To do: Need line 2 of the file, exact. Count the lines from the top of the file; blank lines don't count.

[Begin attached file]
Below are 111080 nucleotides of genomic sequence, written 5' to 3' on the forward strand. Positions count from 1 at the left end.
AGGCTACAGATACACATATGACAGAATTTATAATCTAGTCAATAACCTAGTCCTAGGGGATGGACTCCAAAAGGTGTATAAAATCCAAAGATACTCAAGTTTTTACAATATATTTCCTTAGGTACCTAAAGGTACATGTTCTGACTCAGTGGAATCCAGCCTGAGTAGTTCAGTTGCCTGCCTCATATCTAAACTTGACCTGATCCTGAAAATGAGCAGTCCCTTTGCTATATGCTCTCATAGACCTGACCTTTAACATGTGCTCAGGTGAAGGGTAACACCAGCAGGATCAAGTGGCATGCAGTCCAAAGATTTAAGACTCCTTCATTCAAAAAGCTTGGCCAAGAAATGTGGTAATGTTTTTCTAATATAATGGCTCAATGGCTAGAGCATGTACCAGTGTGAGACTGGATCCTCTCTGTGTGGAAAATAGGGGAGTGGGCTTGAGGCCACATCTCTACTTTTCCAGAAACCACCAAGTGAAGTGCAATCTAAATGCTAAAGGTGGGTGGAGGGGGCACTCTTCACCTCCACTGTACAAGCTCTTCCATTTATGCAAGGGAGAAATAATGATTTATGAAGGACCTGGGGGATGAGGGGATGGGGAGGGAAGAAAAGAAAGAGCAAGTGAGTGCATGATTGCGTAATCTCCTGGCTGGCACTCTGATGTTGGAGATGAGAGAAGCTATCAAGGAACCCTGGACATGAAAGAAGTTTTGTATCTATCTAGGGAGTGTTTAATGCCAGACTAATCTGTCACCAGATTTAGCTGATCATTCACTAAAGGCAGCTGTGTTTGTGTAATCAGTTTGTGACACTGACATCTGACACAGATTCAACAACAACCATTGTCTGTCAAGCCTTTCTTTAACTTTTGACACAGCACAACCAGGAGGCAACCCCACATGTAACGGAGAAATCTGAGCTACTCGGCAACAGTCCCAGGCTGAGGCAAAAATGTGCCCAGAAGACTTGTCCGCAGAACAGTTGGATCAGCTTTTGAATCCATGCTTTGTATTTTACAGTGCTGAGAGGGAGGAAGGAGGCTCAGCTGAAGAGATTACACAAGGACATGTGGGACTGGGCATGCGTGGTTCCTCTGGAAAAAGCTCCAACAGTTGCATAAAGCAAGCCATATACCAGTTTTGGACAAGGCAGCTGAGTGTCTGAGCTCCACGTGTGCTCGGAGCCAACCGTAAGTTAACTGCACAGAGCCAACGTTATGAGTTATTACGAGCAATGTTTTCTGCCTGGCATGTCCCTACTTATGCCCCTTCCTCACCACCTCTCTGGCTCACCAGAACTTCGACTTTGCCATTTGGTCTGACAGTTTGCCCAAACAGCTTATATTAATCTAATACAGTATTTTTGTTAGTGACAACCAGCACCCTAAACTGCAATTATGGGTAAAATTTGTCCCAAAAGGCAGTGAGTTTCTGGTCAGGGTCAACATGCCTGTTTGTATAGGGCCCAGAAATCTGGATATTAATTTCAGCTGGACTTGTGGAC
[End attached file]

AGGCTACAGATACACATATGACAGAATTTATAATCTAGTCAATAACCTAGTCCTAGGGGATGGACTCCAAAAGGTGTATAAAATCCAAAGATACTCAAGTTTTTACAATATATTTCCTTAGGTACCTAAAGGTACATGTTCTGACTCAGTGGAATCCAGCCTGAGTAGTTCAGTTGCCTGCCTCATATCTAAACTTGACCTGATCCTGAAAATGAGCAGTCCCTTTGCTATATGCTCTCATAGACCTGACCTTTAACATGTGCTCAGGTGAAGGGTAACACCAGCAGGATCAAGTGGCATGCAGTCCAAAGATTTAAGACTCCTTCATTCAAAAAGCTTGGCCAAGAAATGTGGTAATGTTTTTCTAATATAATGGCTCAATGGCTAGAGCATGTACCAGTGTGAGACTGGATCCTCTCTGTGTGGAAAATAGGGGAGTGGGCTTGAGGCCACATCTCTACTTTTCCAGAAACCACCAAGTGAAGTGCAATCTAAATGCTAAAGGTGGGTGGAGGGGGCACTCTTCACCTCCACTGTACAAGCTCTTCCATTTATGCAAGGGAGAAATAATGATTTATGAAGGACCTGGGGGATGAGGGGATGGGGAGGGAAGAAAAGAAAGAGCAAGTGAGTGCATGATTGCGTAATCTCCTGGCTGGCACTCTGATGTTGGAGATGAGAGAAGCTATCAAGGAACCCTGGACATGAAAGAAGTTTTGTATCTATCTAGGGAGTGTTTAATGCCAGACTAATCTGTCACCAGATTTAGCTGATCATTCACTAAAGGCAGCTGTGTTTGTGTAATCAGTTTGTGACACTGACATCTGACACAGATTCAACAACAACCATTGTCTGTCAAGCCTTTCTTTAACTTTTGACACAGCACAACCAGGAGGCAACCCCACATGTAACGGAGAAATCTGAGCTACTCGGCAACAGTCCCAGGCTGAGGCAAAAATGTGCCCAGAAGACTTGTCCGCAGAACAGTTGGATCAGCTTTTGAATCCATGCTTTGTATTTTACAGTGCTGAGAGGGAGGAAGGAGGCTCAGCTGAAGAGATTACACAAGGACATGTGGGACTGGGCATGCGTGGTTCCTCTGGAAAAAGCTCCAACAGTTGCATAAAGCAAGCCATATACCAGTTTTGGACAAGGCAGCTGAGTGTCTGAGCTCCACGTGTGCTCGGAGCCAACCGTAAGTTAACTGCACAGAGCCAACGTTATGAGTTATTACGAGCAATGTTTTCTGCCTGGCATGTCCCTACTTATGCCCCTTCCTCACCACCTCTCTGGCTCACCAGAACTTCGACTTTGCCATTTGGTCTGACAGTTTGCCCAAACAGCTTATATTAATCTAATACAGTATTTTTGTTAGTGACAACCAGCACCCTAAACTGCAATTATGGGTAAAATTTGTCCCAAAAGGCAGTGAGTTTCTGGTCAGGGTCAACATGCCTGTTTGTATAGGGCCCAGAAATCTGGATATTAATTTCAGCTGGACTTGTGGAC